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Floating Issues

img { float:left; }

div { overflow:auto; }


      
Floated image
Applying 'overflow:auto' to the containing element will fix the float issue...

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Floating Issues

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Floating Issues

As previously discussed, floating an element that is the only child of it's parent will cause the parent element to collapse. During our lecture on the box model, we found that setting the parent element's overflow property to 'auto' would typically fix this issue. However, that technique isn't full-proof and sometimes leads to small scrollbars being displayed on the parent element!

During that same lecture, we also talked about the option of adding a <br /> element and setting it's clear property to 'both'. We didn't pursue this approach since it required us to add additional HTML elements to our page, purely for display purposes.

<div>
   <img src="cats.jpg" alt="CATS!" />
   <br style="clear:both" /> <!-- Not great... -->
</div>


      
Non-floated image

That said, the approach of using a <br /> was tempting, as it worked across browsers and didn't have the issue of scrollbars that came with our 'overflow:auto' solution. While adding an element in our HTML file isn't a great solution, we can now use CSS-generated content to provide a more robust solution to the float/collapse issue.

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CSS Generated Content - Clear Fix

<div class='clearFix'>
   <img src="cats.jpg" alt="CATS!" />
   <!-- <br style="clear:both" /> -->
</div>
      
Non-floated image

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CSS Generated Content - Clear Fix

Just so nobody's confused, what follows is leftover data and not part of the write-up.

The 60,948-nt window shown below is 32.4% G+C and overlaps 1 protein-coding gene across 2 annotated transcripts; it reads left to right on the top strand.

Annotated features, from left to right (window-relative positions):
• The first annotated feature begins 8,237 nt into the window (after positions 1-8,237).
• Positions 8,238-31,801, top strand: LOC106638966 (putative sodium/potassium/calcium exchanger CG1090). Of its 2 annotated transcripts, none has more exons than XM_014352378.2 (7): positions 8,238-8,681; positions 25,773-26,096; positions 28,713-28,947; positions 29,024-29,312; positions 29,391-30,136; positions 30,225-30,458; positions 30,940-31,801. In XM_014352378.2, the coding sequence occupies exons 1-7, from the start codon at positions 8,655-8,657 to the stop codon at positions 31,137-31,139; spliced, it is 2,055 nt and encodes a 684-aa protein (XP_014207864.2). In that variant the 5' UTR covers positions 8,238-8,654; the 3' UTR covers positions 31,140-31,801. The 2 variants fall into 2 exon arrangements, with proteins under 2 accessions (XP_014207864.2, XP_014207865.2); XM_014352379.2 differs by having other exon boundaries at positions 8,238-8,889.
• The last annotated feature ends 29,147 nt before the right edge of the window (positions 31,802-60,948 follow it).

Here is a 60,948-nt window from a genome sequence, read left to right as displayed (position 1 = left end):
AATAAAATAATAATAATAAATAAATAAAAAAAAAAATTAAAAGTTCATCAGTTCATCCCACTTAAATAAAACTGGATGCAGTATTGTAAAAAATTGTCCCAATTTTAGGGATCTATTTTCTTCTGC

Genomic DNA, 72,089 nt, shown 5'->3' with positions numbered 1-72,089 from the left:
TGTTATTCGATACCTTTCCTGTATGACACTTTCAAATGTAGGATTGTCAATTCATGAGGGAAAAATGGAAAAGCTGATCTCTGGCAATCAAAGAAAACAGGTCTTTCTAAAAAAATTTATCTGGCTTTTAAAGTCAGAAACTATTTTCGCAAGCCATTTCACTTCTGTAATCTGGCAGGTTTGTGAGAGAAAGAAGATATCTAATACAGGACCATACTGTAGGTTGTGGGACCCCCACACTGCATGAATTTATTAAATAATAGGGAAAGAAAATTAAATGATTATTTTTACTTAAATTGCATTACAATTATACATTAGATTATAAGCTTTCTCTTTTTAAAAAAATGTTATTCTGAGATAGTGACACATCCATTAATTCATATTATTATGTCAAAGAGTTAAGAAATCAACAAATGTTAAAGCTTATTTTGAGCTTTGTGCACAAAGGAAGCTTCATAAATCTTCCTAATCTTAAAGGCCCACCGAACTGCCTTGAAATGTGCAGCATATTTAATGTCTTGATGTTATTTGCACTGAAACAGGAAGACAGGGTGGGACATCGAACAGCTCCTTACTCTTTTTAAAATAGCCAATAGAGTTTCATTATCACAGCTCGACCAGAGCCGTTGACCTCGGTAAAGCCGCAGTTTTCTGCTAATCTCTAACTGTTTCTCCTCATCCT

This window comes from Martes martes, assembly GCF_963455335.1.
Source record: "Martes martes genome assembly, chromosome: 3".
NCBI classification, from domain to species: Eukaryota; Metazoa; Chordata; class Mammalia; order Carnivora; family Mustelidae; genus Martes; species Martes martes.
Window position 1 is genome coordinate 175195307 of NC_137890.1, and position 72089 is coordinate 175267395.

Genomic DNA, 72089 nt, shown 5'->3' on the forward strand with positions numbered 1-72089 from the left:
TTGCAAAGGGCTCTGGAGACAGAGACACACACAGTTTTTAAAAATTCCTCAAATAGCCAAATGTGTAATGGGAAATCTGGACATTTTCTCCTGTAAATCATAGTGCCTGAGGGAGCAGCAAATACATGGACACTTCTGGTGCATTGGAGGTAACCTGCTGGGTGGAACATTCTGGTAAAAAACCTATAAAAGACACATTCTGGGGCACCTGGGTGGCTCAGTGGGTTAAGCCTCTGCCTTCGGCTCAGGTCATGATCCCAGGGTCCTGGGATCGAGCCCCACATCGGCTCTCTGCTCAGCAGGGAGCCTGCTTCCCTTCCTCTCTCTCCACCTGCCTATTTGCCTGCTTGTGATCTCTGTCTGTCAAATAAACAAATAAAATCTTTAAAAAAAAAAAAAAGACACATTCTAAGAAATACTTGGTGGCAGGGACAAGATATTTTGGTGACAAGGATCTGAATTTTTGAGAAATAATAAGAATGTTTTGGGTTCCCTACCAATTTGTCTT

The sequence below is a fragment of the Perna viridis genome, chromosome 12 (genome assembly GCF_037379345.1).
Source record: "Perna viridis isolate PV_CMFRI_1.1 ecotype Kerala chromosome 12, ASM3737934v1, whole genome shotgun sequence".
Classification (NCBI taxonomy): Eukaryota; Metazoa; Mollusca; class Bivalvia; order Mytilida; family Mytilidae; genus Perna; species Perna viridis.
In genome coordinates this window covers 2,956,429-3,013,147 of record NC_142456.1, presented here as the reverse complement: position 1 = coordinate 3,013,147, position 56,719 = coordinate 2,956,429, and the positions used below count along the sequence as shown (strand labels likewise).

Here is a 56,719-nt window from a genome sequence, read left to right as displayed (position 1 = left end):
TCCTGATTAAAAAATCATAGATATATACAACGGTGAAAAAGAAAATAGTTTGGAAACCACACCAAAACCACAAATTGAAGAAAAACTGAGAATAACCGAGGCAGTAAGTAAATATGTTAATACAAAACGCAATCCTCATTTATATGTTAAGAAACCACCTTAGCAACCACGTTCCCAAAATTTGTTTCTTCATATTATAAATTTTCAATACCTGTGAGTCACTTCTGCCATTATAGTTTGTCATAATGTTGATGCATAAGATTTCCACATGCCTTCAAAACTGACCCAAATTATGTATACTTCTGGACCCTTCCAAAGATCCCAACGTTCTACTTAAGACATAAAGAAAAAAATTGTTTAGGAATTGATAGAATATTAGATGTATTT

First, we'll use a class called 'clearFix' for our parent element.

<div class='clearFix'>
   <img src="cats.jpg" alt="CATS!" />
   <!-- <br style="clear:both" /> -->
</div>

Next, we'll use our CSS pseudo-element for ':after' to create a new inline (by default) child of the <div>.

.clearFix:after
{
   content: ' ';
   display: block;
   clear: both;
   visibility: hidden;
   font-size: 0;
   height: 0;
}

Note that we still provided a content property, even though there is no content to be displayed. If we were to leave that out, the rule would be ignored completely.

Additionally, we specified that the pseudo-element should display as a block element, that it should be hidden, that it's height should be 0, and that the font-size should be 0. Most of these properties are set to ensure that the pseudo element isn't actually visible to users. Most importantly, we set the clear property to 'both'. This will ensure that even if every element inside of the <div> is floated to the left or right, the div will still stretch to contain all of them.

      
Non-floated image